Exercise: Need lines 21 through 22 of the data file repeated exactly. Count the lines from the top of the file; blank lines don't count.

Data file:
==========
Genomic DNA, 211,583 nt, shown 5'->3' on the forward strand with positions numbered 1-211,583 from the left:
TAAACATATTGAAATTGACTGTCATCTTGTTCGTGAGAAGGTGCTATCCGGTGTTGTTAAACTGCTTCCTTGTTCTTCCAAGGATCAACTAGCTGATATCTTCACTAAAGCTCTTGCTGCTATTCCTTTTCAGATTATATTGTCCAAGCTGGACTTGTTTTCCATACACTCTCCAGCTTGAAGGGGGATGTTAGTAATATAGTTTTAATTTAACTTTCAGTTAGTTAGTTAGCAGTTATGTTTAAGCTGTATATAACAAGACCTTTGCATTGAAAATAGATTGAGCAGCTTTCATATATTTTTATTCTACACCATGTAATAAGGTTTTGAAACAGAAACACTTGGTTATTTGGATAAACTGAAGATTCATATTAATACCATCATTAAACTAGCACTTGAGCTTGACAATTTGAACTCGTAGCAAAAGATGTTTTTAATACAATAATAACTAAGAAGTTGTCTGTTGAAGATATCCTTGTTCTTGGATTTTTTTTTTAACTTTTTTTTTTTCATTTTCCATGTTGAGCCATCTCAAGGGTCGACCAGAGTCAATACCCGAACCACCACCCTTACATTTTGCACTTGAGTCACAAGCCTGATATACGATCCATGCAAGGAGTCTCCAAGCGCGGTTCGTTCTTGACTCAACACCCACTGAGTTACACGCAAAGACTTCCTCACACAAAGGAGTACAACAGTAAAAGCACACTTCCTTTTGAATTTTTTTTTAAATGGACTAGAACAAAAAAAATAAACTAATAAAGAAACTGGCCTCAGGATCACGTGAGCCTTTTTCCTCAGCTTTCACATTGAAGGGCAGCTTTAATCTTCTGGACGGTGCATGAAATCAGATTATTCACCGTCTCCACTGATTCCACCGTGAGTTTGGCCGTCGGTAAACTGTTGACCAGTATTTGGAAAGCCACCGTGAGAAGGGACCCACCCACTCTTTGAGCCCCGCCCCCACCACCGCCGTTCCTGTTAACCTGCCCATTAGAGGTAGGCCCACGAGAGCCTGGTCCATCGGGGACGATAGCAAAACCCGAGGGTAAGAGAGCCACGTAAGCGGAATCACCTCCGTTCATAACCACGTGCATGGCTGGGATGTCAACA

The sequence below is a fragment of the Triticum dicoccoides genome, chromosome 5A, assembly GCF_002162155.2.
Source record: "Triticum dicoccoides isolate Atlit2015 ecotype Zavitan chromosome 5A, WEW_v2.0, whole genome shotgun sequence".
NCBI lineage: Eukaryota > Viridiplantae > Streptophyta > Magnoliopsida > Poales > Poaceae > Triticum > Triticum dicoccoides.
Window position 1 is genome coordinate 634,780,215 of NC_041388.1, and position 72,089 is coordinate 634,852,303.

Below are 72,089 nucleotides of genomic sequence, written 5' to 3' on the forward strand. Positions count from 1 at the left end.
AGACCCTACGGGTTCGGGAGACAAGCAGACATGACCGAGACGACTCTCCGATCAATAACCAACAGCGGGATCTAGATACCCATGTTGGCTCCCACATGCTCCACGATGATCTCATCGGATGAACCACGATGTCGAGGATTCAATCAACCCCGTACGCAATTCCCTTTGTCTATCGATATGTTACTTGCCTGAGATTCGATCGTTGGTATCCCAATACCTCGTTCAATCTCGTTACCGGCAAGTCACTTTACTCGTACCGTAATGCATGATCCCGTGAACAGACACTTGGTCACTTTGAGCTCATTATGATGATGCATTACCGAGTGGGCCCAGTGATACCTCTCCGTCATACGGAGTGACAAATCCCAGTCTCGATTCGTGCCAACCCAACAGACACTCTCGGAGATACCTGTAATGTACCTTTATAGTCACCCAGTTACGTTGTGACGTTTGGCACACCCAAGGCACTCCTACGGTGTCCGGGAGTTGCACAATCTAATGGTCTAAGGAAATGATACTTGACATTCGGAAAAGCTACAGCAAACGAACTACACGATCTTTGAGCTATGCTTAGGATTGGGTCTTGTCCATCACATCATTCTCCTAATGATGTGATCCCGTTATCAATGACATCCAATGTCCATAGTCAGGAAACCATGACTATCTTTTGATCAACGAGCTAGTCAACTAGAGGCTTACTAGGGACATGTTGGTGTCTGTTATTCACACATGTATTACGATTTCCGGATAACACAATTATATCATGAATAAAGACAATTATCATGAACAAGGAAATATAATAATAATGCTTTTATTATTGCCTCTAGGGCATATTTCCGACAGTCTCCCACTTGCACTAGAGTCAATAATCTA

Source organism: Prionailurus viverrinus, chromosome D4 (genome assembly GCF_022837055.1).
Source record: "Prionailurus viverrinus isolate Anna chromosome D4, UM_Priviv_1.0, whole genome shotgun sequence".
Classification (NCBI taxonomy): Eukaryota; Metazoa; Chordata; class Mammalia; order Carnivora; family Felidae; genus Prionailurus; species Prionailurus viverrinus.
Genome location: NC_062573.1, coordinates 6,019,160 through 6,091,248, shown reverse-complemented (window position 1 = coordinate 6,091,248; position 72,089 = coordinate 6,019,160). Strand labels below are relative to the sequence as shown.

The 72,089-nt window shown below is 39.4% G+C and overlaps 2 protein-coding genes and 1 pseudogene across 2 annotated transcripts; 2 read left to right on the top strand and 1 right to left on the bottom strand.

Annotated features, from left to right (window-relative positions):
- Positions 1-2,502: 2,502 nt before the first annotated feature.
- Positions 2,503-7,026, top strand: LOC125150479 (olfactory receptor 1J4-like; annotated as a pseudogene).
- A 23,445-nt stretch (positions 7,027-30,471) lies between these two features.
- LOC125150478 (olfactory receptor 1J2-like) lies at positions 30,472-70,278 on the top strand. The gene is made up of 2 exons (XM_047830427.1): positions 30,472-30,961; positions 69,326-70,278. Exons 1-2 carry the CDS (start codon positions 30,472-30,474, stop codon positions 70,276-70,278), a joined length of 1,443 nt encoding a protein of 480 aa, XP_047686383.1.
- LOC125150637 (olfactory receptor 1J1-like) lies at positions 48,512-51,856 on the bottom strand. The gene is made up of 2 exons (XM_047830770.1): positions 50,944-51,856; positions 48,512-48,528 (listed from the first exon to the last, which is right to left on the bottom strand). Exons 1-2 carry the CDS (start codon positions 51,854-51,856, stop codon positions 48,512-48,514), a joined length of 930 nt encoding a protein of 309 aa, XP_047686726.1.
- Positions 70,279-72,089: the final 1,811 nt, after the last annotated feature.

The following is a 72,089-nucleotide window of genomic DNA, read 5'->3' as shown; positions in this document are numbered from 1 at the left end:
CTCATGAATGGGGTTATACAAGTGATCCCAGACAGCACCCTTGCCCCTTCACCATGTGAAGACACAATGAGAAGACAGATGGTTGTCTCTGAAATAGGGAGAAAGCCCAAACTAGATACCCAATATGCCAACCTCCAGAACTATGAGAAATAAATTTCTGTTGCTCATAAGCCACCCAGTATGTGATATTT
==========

The following is a 72,089-nucleotide window of genomic DNA, read 5'->3' as shown; positions in this document are numbered from 1 at the left end:
CTCATGAATGGGGTTATACAAGTGATCCCAGACAGCACCCTTGCCCCTTCACCATGTGAAGACACAATGAGAAGACAGATGGTTGTCTCTGAAATAGGGAGAAAGCCCAAACTAGATACCCAATATGCCAACCTCCAGAACTATGAGAAATAAATTTCTGTTGCTCATAAGCCACCCAGTATGTGATATTT